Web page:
Our exclusive survey of 100 fast-growing European energy companies reveals that they are excited by the potential for new ventures in renewables
As world governments pursue policies designed to meet their increasingly challenging carbon emissions targets, companies are expected to respond to the climate change agenda and to pursue and explore new opportunities. For those that can successfully make the transition – as some leading players already have – the allure is faster growth in a burgeoning sector.
According to our survey, more than three-quarters of fast-growing energy businesses (77%) anticipate that major utility and oil and gas companies will move into the renewables sector in the near future. That is already happening: major European businesses such as BP and Shell have already made high-profile moves in the industry.
The switch represents a means for businesses in potentially slower growing – or even stagnant – sub-sectors of energy to secure a boost.
“Customers are shifting towards renewable energy,” says the CEO of a Spanish energy business. “The growth figures we have achieved over the past three years are largely a result of that increased demand.”
Wind at their backs in Europe
Fast-growing energy companies are looking for opportunities throughout the renewables space, but some sub-sectors will be more attractive than others, as the CEO of a German energy company explains: “Wind and the installation of advanced photovoltaics are going to be vital in the process of generating larger revenues for the company.”
Almost two-thirds (61%) of respondents in our survey cite wind power as most likely to offer additional opportunities for investment over the medium to longer term – almost twice as many as those that pick the next most attractive sub-sector, solar (31%).
Wind turbines have become larger and more efficient over the past few years, making offshore wind an important part of Europe’s energy mix. However, costs in the planning phases are significant, given the time lag from conception to delivery, project rights and funding. It is therefore important for companies to have certainty in energy policy and tariffs in order to support such investment.
The preference of European companies for wind and solar power almost certainly reflects their view of where capacity is likely to be added most rapidly in the years to come. In Western Europe for example, 58% of fast-growing companies see offshore wind offering the greatest scope for adding capacity, with a further 3% citing onshore wind. This is followed by photovoltaic solar panels, highlighted by 44%, and thermal solar, cited by 38%.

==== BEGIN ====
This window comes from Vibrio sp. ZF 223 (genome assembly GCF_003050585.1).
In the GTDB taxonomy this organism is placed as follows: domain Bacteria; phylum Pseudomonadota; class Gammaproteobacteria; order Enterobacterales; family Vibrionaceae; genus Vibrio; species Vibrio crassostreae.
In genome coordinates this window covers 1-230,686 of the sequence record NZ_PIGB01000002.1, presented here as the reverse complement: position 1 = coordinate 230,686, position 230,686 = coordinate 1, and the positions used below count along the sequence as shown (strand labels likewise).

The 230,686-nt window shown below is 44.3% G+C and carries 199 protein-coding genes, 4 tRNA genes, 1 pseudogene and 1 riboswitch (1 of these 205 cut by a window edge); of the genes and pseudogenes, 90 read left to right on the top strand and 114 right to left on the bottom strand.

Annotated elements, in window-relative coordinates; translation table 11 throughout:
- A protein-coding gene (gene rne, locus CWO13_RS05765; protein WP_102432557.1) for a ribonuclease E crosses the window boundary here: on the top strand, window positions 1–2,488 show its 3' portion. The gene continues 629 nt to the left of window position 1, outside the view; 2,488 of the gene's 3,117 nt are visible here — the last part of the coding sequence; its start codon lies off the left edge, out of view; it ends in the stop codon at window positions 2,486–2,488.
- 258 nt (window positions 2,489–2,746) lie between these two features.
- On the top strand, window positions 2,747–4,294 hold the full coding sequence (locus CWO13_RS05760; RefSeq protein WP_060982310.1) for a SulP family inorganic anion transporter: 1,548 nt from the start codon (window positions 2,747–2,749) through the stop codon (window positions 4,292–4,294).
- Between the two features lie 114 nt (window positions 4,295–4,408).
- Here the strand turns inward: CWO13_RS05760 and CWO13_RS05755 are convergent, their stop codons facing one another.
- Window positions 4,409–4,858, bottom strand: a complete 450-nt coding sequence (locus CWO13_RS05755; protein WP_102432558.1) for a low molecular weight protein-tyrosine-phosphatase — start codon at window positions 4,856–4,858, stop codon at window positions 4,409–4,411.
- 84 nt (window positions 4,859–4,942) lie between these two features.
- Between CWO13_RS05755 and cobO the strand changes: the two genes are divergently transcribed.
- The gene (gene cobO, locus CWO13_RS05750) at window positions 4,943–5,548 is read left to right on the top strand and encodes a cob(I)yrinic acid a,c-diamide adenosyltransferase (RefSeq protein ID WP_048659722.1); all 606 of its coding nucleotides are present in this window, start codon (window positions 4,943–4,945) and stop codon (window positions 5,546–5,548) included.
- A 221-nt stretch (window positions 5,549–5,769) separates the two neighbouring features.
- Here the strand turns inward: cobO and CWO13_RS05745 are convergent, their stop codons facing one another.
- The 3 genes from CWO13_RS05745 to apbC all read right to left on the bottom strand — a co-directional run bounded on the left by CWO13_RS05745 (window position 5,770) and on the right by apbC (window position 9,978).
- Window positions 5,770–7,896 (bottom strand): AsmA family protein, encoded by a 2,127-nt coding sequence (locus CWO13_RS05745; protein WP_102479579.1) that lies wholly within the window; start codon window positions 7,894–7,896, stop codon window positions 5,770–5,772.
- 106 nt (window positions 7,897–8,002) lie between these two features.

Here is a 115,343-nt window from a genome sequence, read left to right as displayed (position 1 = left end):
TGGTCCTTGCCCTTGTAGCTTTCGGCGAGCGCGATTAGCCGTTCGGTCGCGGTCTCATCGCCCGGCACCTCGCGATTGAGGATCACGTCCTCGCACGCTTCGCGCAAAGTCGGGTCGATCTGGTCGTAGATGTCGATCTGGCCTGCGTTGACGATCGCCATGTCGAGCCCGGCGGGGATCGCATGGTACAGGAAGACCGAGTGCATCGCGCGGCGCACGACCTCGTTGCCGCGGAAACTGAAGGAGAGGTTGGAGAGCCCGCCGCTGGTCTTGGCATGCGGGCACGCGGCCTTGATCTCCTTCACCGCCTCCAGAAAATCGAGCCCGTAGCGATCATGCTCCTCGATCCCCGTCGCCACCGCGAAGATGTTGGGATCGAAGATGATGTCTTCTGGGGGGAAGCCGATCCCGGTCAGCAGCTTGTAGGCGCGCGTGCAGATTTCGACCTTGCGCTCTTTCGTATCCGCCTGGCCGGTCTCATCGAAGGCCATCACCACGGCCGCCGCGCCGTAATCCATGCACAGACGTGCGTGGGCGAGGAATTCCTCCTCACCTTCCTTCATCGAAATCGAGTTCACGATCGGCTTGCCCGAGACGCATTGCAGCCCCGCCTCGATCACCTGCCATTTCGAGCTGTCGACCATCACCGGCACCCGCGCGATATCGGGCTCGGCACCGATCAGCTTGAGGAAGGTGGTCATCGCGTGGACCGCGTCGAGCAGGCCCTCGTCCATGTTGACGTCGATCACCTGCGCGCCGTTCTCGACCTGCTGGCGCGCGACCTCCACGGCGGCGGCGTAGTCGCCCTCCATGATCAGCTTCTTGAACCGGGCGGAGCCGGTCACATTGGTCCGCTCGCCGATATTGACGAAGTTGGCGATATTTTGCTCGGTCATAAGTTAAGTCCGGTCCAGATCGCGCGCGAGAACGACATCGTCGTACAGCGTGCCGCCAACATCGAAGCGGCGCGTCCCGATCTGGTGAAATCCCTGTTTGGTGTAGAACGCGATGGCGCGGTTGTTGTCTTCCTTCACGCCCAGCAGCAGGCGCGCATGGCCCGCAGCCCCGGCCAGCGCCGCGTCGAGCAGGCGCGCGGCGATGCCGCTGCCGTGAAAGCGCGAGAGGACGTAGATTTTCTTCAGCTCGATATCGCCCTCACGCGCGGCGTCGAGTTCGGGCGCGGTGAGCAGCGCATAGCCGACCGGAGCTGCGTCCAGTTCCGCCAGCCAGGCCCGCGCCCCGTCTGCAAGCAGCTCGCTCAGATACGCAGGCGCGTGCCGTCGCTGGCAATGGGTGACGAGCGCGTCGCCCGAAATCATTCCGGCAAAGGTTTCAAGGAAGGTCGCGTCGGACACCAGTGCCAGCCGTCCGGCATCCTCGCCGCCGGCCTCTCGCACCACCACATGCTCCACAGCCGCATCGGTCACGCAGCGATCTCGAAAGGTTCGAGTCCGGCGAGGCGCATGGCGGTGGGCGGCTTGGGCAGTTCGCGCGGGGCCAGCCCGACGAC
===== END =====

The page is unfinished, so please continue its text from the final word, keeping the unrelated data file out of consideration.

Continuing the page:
In Europe, wind power – particularly offshore wind – has become much cheaper to generate, making it very attractive to investors. In the UK, for example, the winning bids for some recent large offshore schemes are a third of the tariff price they were just a few years ago. Offshore wind can generate more electricity and can be scaled up without requiring tracts of land onshore.
Hydropower is the main source outside Europe
Outside of Europe, however, the global energy sector offers a slightly different picture: more than three-quarters of fast-growing energy companies (76%) see hydropower as likely to see capacity growth over the next three years – China and South America, for example, have been investing heavily in hydro. Offshore and onshore wind (15% and 14% respectively), meanwhile, are eclipsed by nuclear (23%) and biomass (19%), as well as solar.
While energy companies are excited about the growth prospects for renewables, they are not expecting to make a wholesale switch into this sector from their traditional industries.
The growth of the electric vehicle sector where currently European findings have shown that over 80% of charging occurs at home, for example, may give rise to additional demand for generating power for charging, particularly off-peak. In the shorter term at least, fossil fuels may be required to meet that demand.
Nevertheless, many businesses are clear about where their most profitable opportunities now lie. “Not moving to renewable energy sources quickly enough has been the biggest reason for not achieving the growth that we may have expected,” says the CEO of a German energy business.